BROWN COAL, a mineral substance of vegetable origin, like common coal, but differ. ing from it in its more distinctly fibrous or woody formation, which is sometimes so perfect that the original structure of the wood can be discerned by the microscope, whilst its external form is also not unfrequently preserved. In this state, it is often called wood coal; and it sometimes occurs so little mineralized, that it may be used for the purposes of wood, as at Vitry, on the banks of the Seine, where the wood-work of a house has been made of it. From this to the most perfectly mineralized state, it occurs in all different stages. It is often brown or brownish-black, more rarely gray. It burns without swelling or running, with a weaker flame than coal; emits in burning a smell like that of peat, and leaves an ash more resembling that of wood than of coal. Whereever it occurs in sufficient abundance, it is used for fuel, although very inferior to common coal. Bovey coal, so called from Bovey Tracey, in Devonshire, where extensive beds of it occur, and where it has long been wrought, is B. C., and often exhibits the woody structure very beautifully. B. C. occurs in a number of other places in Britain, and more abundantly near Paris, and in Liguria and Hanover, where it forms thick beds in alluvial deposits. The surturbrand (q.v.) of Iceland is regarded as a variety of it. Jet (q.v.), is also sometimes regarded as a variety of brown coal. Although bearing the name coal, B. C. is rather a kind of lignite (q.v.) tlran of coal.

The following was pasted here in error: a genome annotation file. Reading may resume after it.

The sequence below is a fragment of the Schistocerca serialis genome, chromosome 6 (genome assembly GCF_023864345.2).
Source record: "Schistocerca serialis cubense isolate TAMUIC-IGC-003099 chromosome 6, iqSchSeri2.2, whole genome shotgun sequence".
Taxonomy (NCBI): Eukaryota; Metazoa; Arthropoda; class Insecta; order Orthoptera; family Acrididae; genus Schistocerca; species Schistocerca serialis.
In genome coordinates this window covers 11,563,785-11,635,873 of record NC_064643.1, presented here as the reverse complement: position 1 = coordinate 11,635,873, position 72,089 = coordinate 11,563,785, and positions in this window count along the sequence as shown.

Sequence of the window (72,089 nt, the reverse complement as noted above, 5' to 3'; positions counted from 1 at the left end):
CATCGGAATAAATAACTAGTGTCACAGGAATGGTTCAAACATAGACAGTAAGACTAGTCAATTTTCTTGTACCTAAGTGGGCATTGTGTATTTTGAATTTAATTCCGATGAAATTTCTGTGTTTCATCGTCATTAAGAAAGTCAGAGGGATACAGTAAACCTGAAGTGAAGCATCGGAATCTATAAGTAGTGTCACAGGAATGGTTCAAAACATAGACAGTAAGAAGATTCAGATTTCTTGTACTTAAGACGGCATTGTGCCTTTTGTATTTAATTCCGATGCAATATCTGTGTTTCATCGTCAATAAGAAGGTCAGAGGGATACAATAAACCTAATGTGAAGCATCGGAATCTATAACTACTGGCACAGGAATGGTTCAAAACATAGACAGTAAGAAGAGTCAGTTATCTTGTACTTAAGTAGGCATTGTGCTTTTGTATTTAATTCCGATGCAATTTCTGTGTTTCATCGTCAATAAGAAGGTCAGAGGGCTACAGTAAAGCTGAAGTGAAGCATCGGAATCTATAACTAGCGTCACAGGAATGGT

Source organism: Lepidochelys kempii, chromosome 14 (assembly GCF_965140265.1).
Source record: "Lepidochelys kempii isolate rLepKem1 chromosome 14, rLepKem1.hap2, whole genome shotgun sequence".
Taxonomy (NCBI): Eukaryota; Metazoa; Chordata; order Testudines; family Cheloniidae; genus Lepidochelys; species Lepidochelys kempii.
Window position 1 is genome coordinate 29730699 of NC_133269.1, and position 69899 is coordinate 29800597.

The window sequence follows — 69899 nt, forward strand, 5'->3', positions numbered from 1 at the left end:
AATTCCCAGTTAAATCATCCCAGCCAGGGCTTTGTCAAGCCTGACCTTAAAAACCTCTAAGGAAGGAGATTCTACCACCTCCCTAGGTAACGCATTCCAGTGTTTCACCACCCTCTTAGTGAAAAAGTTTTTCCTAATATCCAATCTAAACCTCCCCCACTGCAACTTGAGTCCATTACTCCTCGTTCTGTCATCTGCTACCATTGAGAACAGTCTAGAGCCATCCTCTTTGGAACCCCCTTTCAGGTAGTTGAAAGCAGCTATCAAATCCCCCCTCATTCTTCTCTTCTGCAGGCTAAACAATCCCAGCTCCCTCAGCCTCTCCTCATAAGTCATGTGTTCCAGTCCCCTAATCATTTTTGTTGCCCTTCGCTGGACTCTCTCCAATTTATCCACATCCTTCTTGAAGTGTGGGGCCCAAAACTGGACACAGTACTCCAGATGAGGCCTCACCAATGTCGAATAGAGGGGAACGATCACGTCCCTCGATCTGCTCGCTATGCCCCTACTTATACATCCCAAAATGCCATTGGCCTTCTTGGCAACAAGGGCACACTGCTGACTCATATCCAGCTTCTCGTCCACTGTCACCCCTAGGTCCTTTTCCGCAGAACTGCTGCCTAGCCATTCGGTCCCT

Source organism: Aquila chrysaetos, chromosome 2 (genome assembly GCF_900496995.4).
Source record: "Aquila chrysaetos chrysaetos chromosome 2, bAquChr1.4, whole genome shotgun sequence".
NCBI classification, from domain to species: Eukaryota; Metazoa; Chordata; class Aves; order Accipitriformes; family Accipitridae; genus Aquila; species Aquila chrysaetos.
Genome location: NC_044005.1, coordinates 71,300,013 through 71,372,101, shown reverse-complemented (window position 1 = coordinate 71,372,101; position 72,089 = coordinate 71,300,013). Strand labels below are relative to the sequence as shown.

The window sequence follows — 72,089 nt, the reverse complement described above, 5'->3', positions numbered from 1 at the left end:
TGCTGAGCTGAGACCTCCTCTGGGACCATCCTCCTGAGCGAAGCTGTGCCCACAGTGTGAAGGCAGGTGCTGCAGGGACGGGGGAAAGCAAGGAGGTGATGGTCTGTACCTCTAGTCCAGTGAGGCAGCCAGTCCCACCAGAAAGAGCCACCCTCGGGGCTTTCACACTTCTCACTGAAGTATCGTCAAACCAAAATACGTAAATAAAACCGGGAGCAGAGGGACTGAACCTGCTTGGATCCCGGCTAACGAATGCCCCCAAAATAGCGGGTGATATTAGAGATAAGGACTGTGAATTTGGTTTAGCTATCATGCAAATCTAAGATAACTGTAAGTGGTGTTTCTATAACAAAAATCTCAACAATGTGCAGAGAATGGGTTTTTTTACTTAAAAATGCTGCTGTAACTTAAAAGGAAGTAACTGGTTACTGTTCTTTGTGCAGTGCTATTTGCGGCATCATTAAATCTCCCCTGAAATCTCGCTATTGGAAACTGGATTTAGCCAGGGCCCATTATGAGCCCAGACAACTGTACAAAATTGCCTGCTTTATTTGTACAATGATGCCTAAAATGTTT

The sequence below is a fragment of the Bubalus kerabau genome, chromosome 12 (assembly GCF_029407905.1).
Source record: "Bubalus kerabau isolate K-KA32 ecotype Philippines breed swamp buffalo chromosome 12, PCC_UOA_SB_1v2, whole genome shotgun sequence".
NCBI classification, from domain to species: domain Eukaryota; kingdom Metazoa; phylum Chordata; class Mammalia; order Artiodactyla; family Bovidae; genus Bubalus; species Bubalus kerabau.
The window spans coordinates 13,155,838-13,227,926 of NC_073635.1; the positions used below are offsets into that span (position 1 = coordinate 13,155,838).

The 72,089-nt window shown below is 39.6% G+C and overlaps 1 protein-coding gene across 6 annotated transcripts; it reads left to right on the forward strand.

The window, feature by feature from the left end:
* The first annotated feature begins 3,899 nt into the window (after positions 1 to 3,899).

BROWNE, CHARLES Farrar, an American humorist, better known as “ARTEMUS WARD," was b. in Waterford, Me., in 1836, and graduated from the free village school into a printing-office—the American boy's college. As a printer's boy, he worked in all the principal towns in New England, until settled at Boston, where he began to write comic stories and essays. A roving, disposition carried him to the west, and he was engaged as local editor in Toledo, and later in Cleveland, Ohio, where his letters from “Artemus Ward, showman,” a pretended exhibitor of wax figures and wild beasts, first attracted general attention. In 1860, he became a contributor to Vanity Fair, a New York comic weekly paper; and being invited to lecture, soon became very popular and attractive. As a lecturer, in 1863, he visited California, making the overland trip, visiting Salt Lake City, the Mormon capital, and drawing crowds in every town he visited. In 1864, he opened his illustrated lectures on California and Utah in New York, with immense success; and in 1866, was induced to visit England, where he became a contributor to Punch, and gave his lecture on the Mormons in the metropolis, at the Egyptian hall, Piccadilly. But while convulsing crowded audiences with laughter, he was wasting with pulmonary disease. Early in 1867, he went to Guernsey for a milder air, but with no benefit; and was about to embark for America, when he died at Southampton, Mar. 6, 1867. He was tall, slender, with striking features, and a most amiable character, which attracted and attached to him many friends. By his will, after providing for his mother, leaving legacies to his friends, and his library to the best boy in the school of his native village, he left the bulk of his property in trust to Horace Greeley to provide an asylum for printers. · His collected writings, which have had a wide circulation in America and England, are Artemus Ward His Book; Artemu8 Ward among the Mormons; Artemus Ward among the Fenians; and a posthumous collection and biography entitled Artemus Ward in England.